Brechin post office’s sub postmaster joined colleagues from across Angus to lend their support to a campaign to prevent local people being scammed.
Common scams can include people sending cash on the promise of lottery prizes, or transferring money to internet ‘friends’ who have asked for money under the pretext of needing help.
Many of the people falling for these crimes transfer the money at their local post office.
As a result Derek and his colleagues from Leth and Forfar agree to work with Angus Council and the police to combat these crimes.
When post office staff suspect someone is being conned, they will contact specialist officers from the council and police who will offer advice and support prevent people falling victim to scammers.
The post offices also agreed to stock and display the Scam Free Angus posters and leaflets.
The work is part of Angus Council’s zero-tolerance campaign against scammers.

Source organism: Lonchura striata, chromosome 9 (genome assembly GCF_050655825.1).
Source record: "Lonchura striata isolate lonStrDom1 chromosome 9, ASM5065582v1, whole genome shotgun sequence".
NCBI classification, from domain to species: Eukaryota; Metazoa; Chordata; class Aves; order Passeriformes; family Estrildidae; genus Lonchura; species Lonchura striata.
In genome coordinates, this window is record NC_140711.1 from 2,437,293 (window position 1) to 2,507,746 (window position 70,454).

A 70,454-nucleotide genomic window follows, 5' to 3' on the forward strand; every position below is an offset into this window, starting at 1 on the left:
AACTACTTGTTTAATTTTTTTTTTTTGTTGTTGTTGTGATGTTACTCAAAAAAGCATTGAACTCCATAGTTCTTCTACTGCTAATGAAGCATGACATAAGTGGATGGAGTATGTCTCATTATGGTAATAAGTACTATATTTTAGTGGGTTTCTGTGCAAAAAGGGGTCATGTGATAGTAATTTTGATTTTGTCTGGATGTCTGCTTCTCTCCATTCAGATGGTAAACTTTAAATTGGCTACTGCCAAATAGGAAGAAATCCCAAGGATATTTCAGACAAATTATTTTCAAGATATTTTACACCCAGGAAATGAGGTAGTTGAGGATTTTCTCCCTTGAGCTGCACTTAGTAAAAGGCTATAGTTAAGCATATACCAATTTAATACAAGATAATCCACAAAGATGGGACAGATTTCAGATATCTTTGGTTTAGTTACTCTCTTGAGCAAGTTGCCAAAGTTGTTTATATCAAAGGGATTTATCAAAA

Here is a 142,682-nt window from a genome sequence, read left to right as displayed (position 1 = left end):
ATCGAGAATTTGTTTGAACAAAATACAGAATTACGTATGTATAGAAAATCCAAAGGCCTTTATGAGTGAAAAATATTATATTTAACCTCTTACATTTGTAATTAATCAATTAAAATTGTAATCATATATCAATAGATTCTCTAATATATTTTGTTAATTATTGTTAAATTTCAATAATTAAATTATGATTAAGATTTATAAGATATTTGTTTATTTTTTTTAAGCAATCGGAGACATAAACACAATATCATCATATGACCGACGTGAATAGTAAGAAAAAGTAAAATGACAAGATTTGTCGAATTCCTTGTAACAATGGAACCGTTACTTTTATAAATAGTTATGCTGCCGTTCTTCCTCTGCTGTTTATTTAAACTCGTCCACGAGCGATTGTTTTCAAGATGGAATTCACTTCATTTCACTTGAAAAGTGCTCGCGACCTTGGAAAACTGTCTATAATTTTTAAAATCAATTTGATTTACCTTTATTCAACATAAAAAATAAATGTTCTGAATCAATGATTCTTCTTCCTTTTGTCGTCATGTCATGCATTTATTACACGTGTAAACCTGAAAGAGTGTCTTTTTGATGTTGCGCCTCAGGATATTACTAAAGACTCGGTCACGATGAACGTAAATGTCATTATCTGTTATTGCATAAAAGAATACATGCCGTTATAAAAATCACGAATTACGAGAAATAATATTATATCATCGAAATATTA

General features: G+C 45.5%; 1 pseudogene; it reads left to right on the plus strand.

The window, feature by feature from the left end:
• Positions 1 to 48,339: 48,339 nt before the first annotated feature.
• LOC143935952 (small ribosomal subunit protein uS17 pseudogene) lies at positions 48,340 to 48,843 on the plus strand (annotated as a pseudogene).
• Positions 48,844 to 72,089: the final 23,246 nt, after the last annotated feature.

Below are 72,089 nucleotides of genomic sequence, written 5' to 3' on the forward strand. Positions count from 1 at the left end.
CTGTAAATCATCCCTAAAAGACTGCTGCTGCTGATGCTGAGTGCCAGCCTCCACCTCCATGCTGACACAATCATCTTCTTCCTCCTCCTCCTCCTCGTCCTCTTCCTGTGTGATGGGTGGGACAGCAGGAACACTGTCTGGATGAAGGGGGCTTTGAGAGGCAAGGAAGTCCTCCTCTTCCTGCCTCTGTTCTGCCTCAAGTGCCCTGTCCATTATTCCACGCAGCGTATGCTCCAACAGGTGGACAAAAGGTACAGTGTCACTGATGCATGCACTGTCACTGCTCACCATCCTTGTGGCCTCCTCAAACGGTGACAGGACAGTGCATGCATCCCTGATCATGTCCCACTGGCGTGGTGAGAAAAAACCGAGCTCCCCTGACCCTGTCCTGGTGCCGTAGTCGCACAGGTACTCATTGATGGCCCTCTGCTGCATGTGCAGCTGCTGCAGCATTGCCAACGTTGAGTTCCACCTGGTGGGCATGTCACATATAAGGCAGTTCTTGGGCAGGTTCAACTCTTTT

Earlier this year, the council became the first in Scotland to adopt a policy on financial harm and financial scams.
Elizabeth McNeill, Forfar sub postmistress said: “It is surprising how many people of all ages seem to be conned out of their money.
“Although sometimes this can be just a quite small amount, people can send off money frequently.
“When I became aware that social work and trading standards in Angus were offering a service it was a great relief, as I could see people being conned into parting with their money but didn’t know what services there were to help.”
Angus Council leader Iain Gaul thanked the three post offices for their support.
“It is important that we work together as a community to protect our citizens – especially those who are vulnerable – from falling victim to the scammers,” he said.
If you know of any more vulnerable adult at risk of harm, or of any actual or attempted scam, whether by letter, phone internet of doorstep caller, please phone any of the following:
Police Scotland on 101.
Angus trading standards on 01241 435600.
Social work through the council’s AccessLine on 08452 777 778.
You can follow the campaign’s Twitter account @ScamFreeAngus.